1) Regardless of morality Max has brought the sport into direpute which he fined McLaren $100,000,000 last year. People are snickering about F1 and that is essentially what direpute is.

    2) Warhol didn’t rule out the idea of the 15 minutes being concurrent. Eveyone will be famous to themselves and their friends for 15 minutes. Whether it is streaking at Wimbledon, having a pop record or having an article about you in the local paper. There are people who are famous in China that I have never heard of presumably they were being famous at the same time as the minor celebrities that grace UK television.

  9. William Wilgus said on 27th May 2008, 15:24

    “Alas and alack”, everyone seems to think that poor Max has brought F-1 into `dis-respect’. Sorry, but the issues is literally `The Emperor has no clothes'; i.e., he exposed himself to be a mere mortal, or no different than any other person. Hence, his ability to lead has been compromised. Had there been no visual evidence of his proclivities, it would merely be a question of morals.

  10. Harkirat said on 27th May 2008, 15:28

    Stephen, first up, excellent article, brilliantly written, I almost felt as if I was reading a piece written by Jeremy Clarkson.

    Secondly, after going through your article, I just felt that it should not have been judgmental. I get the feeling that by writing something to the effect of Max being impartial, you somewhere ended up behaving like a modern day priest. I honestly think that the article has a lot of weight, but yes, such statements can make people like De stop reading further. But anyways, it is a brilliant effort, I am thoroughly impressed.

  11. @William

    Max certainly exposed himself. That’s a big part of the problem! ;)

  12. Green Flag said on 27th May 2008, 16:37

    Well put, Mr. Snook. A thoughtful analysis and an intelligent conclusion. A breath of very much needed fresh air set against the poisoned prejudice and biased stench coming from most other quarters.

  13. Sush said on 27th May 2008, 16:42

    “live by the cane, die by the cane”

  14. Stephen,

    Unfortunately I cannot agree with your thesis. Formula 1 like any business relies on its reputation when building new partnerships and when dealing with existing customers. Mosley, as the figure head and first representative of the FIA, has tarnished the reputation of the sport through his actions.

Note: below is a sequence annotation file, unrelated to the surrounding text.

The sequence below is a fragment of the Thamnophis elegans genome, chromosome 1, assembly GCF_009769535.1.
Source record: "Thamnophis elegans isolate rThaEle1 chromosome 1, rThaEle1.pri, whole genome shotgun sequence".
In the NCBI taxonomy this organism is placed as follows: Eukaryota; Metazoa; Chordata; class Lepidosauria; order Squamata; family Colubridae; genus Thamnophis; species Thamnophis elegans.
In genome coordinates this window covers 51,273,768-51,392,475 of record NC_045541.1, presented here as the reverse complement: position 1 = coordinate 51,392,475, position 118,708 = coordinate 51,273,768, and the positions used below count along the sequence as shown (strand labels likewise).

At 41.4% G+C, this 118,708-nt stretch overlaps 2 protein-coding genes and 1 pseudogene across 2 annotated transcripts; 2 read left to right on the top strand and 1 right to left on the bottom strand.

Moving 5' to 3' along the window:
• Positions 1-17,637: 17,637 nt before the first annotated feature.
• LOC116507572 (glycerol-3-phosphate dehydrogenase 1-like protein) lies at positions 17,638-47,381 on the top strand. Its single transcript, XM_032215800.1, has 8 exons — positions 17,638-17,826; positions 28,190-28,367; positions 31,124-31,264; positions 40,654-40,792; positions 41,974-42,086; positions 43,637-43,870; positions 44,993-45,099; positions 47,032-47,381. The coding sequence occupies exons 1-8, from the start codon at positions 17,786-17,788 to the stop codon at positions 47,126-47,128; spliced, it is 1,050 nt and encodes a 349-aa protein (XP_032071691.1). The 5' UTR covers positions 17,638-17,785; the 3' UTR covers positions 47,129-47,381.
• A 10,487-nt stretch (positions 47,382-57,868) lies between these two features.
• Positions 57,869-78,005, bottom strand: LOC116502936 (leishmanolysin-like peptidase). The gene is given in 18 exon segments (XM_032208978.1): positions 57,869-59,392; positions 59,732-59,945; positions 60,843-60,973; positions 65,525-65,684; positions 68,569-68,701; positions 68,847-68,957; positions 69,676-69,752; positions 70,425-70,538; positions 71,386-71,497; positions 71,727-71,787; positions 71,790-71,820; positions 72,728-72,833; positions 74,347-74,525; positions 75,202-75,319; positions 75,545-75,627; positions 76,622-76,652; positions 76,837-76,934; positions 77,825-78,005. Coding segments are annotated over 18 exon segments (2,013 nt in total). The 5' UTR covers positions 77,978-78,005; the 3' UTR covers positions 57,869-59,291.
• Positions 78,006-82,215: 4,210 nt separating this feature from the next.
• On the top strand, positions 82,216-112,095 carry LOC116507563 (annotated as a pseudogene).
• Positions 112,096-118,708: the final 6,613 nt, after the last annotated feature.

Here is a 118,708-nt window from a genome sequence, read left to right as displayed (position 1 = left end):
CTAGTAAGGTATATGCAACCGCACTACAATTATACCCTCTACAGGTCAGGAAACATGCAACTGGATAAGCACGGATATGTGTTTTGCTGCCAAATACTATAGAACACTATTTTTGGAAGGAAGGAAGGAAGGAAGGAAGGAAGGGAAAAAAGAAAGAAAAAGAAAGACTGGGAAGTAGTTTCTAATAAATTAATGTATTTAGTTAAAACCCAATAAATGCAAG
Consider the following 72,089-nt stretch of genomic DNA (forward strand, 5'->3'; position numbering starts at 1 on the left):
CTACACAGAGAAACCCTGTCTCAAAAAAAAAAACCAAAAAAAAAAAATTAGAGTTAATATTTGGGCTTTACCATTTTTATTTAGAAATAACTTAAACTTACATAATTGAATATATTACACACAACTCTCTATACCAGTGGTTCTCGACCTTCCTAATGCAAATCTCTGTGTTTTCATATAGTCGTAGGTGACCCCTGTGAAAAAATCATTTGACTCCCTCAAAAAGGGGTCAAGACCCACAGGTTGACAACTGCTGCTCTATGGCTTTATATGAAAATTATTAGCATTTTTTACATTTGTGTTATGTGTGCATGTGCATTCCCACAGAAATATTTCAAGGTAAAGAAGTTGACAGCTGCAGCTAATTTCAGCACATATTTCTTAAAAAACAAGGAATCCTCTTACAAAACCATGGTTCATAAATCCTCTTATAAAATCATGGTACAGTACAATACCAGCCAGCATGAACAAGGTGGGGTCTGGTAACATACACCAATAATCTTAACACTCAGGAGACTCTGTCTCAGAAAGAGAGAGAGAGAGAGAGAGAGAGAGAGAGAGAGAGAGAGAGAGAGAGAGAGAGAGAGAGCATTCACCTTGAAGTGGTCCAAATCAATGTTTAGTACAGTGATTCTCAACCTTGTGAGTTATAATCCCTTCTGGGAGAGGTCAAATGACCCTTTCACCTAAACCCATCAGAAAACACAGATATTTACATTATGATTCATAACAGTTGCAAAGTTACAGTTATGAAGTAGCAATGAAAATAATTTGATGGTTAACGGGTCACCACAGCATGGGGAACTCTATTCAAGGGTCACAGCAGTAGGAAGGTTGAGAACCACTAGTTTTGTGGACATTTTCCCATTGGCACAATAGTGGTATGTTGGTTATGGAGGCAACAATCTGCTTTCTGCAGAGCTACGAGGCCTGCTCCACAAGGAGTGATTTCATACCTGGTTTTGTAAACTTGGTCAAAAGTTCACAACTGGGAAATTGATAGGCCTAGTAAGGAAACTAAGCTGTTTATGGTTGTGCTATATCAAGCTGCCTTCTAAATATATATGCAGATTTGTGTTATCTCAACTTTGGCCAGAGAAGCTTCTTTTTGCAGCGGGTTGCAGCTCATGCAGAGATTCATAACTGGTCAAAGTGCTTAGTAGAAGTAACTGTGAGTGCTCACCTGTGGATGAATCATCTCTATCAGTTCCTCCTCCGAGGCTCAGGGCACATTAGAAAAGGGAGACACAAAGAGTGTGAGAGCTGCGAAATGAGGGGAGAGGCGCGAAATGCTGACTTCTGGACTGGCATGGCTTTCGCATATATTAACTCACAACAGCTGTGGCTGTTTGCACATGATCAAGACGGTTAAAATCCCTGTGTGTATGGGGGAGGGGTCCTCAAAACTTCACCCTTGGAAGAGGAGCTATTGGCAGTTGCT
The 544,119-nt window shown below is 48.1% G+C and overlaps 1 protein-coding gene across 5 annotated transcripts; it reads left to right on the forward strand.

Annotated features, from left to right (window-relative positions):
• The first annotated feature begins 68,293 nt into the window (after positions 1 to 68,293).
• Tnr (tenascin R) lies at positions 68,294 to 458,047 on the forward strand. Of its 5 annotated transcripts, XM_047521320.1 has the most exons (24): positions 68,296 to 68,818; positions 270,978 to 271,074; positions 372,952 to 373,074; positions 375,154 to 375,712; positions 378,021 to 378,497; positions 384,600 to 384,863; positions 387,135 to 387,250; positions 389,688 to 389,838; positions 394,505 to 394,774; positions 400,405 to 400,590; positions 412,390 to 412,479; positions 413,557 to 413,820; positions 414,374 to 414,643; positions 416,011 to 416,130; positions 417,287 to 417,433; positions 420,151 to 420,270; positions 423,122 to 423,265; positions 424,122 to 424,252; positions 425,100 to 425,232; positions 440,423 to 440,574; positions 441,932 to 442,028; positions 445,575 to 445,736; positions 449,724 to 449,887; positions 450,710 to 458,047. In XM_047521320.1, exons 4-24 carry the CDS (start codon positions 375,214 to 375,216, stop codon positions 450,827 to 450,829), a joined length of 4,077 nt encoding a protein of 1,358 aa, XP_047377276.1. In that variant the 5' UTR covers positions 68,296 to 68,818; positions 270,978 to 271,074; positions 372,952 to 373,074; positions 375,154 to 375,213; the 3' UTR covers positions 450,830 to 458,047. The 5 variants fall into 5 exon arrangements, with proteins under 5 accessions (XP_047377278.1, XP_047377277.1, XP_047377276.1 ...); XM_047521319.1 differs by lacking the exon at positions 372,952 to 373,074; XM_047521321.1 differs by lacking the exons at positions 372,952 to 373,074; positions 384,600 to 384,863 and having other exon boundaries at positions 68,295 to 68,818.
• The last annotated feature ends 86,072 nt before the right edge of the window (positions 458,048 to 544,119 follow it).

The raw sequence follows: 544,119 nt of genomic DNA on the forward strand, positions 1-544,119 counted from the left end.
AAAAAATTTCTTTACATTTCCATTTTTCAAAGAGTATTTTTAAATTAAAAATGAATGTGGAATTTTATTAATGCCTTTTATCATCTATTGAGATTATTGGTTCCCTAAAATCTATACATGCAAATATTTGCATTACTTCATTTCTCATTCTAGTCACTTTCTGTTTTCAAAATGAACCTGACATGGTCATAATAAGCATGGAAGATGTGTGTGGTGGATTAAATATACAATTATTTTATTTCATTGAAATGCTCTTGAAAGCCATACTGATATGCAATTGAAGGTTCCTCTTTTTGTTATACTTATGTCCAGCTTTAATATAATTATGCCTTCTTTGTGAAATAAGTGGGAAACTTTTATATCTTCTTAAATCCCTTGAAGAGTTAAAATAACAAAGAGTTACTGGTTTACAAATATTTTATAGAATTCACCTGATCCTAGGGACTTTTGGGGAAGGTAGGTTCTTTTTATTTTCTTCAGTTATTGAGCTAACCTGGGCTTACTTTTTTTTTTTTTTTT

Business does not want to be associated with Max because association might devalue their own hard earned reputations. You can not fault them for this.

    I do fault Max for many things, first and foremost for putting his ego ahead of the sport and continuing to hold onto power. The continued coverage has done nothing but harm the sport, the business of sport and the future business prospects of the sport.

    People may in fact be hypocritical when they talk of morality but it does not mean you can ignore morality in favor of merit.

    On that point (merit) I have to say that recent revelations concerning Max interfering in FIA hearings would suggest that the man does not deserve his post on merit either. I doubt that this kind of manipulation was an isolated case. When one feels justified in putting themselves above the rules, it is habitual.

    More will be revealed as Mosley’s downfall climaxes.

  15. Max has been attempting to become the sport as opposed to regulating it. Leave the sporting issues to those who participate. He has found a niche where he has been able to stretch his 15 minutes of fame to more than a dozen years at the expense of all the sport’s participants, including the fans. And has further corrupted the FIA by placing supporters in key positions to maintain his hegemony.

    His family history making him invulnerable to shame and ridicule is in and of itself ridiculous. The sporting world needs to continue supporting this self promoting sycophant because he was disadvantaged by what his mommy and daddy were? We are the products of our gene pool and upbringing, and Max is living down to the worst of his.

    The fact that Max has exposed his duplicitous nature by conducting “private” acts repulsive to most is just the icing on the cake. Good riddance, the sooner the better.

    Your piece was entertaining and thought provoking and I enjoyed reading it. The further one has to reach to justify a position is in and of itself suspect. There is an absolute and easy sense of right and wrong to this mess, and one doesn’t need to construct a white paper to know the difference.